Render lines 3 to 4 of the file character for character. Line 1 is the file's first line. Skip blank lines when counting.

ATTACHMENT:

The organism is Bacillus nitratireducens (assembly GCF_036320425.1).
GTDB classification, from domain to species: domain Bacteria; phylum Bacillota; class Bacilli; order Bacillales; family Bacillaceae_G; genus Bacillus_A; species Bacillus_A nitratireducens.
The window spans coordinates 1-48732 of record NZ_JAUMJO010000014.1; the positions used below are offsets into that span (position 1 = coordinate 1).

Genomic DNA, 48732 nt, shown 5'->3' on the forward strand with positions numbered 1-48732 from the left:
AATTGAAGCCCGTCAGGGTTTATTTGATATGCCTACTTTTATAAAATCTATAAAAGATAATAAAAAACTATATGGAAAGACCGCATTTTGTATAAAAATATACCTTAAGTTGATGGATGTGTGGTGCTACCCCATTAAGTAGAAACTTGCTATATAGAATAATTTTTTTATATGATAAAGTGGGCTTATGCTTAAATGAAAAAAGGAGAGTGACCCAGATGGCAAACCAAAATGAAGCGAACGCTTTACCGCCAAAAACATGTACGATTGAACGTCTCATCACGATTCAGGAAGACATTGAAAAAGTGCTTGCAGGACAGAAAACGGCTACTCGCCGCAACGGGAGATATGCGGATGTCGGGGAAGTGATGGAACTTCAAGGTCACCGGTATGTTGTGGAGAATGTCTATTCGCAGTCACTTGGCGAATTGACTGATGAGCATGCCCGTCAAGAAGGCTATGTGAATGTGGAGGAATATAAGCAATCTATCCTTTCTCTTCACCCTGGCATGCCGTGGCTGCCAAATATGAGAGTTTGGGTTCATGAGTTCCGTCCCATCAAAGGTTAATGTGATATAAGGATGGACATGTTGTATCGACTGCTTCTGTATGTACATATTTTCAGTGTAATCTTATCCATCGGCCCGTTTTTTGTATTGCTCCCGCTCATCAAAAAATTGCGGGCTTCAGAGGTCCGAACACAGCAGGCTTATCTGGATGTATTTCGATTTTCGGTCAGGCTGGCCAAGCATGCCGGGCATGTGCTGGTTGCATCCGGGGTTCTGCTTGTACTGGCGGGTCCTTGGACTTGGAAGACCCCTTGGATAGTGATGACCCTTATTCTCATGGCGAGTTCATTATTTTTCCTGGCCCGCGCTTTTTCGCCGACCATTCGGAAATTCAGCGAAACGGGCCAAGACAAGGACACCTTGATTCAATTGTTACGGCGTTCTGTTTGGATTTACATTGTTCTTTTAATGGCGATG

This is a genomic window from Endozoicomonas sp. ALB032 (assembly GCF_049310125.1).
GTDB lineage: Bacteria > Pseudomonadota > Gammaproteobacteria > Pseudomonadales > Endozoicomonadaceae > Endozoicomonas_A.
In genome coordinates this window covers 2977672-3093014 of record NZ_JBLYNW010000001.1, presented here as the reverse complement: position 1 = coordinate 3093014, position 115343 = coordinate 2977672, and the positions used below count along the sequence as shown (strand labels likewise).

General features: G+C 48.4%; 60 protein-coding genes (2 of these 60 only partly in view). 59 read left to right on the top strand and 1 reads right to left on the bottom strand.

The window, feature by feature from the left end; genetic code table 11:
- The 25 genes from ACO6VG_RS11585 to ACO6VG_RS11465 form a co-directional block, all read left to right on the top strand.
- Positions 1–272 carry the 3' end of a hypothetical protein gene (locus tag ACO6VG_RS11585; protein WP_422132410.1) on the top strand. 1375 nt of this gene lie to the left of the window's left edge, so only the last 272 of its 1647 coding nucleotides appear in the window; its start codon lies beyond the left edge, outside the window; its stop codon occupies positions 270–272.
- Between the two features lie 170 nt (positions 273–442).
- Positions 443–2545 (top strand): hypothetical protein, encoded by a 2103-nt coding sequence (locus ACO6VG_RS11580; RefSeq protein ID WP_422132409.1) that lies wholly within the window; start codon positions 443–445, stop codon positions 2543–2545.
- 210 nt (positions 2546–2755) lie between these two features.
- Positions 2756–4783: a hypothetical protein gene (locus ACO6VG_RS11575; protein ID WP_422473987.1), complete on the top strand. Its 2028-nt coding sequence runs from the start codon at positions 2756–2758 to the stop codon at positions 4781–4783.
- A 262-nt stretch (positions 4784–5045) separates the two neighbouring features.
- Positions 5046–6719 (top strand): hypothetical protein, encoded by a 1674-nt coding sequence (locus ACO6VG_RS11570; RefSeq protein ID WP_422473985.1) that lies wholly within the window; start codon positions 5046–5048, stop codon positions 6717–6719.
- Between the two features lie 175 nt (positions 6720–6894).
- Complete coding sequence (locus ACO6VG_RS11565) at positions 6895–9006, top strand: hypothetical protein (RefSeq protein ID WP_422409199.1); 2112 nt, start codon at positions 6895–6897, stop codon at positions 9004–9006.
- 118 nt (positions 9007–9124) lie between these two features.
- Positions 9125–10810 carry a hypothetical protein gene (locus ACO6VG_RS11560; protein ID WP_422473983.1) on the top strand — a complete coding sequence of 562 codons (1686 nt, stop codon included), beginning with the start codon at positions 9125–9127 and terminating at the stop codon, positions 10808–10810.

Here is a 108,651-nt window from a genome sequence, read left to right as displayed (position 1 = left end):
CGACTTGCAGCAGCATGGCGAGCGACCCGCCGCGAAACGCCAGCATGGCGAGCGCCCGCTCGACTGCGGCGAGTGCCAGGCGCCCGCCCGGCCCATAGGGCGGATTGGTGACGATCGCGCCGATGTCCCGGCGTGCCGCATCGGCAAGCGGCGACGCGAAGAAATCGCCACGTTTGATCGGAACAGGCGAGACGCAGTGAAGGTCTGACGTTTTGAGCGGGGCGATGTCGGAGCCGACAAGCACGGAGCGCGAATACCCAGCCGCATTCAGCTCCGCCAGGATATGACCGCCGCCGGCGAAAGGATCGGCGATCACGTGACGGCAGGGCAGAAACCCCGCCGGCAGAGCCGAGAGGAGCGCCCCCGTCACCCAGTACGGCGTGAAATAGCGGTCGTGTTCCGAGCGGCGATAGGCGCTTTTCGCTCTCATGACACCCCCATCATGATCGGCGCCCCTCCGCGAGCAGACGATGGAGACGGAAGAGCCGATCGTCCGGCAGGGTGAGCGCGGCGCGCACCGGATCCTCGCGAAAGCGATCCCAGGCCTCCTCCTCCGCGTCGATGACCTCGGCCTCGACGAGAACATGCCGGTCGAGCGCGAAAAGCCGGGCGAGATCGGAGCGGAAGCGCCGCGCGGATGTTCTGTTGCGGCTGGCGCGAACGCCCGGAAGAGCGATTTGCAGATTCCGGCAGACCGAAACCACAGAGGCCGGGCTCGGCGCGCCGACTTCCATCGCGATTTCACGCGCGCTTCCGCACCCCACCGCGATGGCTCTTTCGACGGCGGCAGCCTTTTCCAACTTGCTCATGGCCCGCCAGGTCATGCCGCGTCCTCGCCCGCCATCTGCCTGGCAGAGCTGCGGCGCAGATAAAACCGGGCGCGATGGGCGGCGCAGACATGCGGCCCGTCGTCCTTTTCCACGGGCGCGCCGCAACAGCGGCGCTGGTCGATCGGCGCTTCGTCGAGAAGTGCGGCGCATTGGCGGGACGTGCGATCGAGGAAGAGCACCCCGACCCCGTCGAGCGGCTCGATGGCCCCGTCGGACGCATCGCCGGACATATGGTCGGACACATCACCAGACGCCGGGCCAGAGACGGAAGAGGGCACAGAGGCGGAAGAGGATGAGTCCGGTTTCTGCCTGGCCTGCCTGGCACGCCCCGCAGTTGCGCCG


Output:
The window spans coordinates 1-48732 of record NZ_JAUMJO010000014.1; the positions used below are offsets into that span (position 1 = coordinate 1).

Genomic DNA, 48732 nt, shown 5'->3' on the forward strand with positions numbered 1-48732 from the left: